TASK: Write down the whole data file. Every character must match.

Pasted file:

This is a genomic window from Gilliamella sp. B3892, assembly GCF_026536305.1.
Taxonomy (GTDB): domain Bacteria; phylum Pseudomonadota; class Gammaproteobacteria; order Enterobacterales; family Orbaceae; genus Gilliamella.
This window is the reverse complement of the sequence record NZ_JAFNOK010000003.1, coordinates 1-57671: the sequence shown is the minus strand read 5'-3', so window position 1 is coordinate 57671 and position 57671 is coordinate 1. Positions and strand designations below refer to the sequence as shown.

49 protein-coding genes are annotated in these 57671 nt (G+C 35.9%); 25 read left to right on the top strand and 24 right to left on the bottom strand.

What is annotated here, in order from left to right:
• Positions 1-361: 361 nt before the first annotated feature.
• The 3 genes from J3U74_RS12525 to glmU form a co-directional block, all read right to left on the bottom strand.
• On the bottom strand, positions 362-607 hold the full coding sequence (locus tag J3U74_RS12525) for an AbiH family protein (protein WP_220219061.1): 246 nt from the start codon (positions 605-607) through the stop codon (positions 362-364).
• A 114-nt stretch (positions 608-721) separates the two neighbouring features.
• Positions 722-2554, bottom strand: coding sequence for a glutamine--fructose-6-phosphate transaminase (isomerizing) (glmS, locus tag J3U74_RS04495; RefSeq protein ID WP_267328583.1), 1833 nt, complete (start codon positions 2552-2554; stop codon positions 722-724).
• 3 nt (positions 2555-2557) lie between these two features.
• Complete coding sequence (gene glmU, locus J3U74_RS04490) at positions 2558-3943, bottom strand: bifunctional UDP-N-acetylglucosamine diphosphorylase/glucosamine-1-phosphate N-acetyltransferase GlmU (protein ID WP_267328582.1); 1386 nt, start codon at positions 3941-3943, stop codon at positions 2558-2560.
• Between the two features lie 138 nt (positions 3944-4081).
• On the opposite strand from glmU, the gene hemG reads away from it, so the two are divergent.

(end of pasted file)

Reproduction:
This is a genomic window from Gilliamella sp. B3892, assembly GCF_026536305.1.
Taxonomy (GTDB): domain Bacteria; phylum Pseudomonadota; class Gammaproteobacteria; order Enterobacterales; family Orbaceae; genus Gilliamella.
This window is the reverse complement of the sequence record NZ_JAFNOK010000003.1, coordinates 1-57671: the sequence shown is the minus strand read 5'-3', so window position 1 is coordinate 57671 and position 57671 is coordinate 1. Positions and strand designations below refer to the sequence as shown.

49 protein-coding genes are annotated in these 57671 nt (G+C 35.9%); 25 read left to right on the top strand and 24 right to left on the bottom strand.

What is annotated here, in order from left to right:
• Positions 1-361: 361 nt before the first annotated feature.
• The 3 genes from J3U74_RS12525 to glmU form a co-directional block, all read right to left on the bottom strand.
• On the bottom strand, positions 362-607 hold the full coding sequence (locus tag J3U74_RS12525) for an AbiH family protein (protein WP_220219061.1): 246 nt from the start codon (positions 605-607) through the stop codon (positions 362-364).
• A 114-nt stretch (positions 608-721) separates the two neighbouring features.
• Positions 722-2554, bottom strand: coding sequence for a glutamine--fructose-6-phosphate transaminase (isomerizing) (glmS, locus tag J3U74_RS04495; RefSeq protein ID WP_267328583.1), 1833 nt, complete (start codon positions 2552-2554; stop codon positions 722-724).
• 3 nt (positions 2555-2557) lie between these two features.
• Complete coding sequence (gene glmU, locus J3U74_RS04490) at positions 2558-3943, bottom strand: bifunctional UDP-N-acetylglucosamine diphosphorylase/glucosamine-1-phosphate N-acetyltransferase GlmU (protein ID WP_267328582.1); 1386 nt, start codon at positions 3941-3943, stop codon at positions 2558-2560.
• Between the two features lie 138 nt (positions 3944-4081).
• On the opposite strand from glmU, the gene hemG reads away from it, so the two are divergent.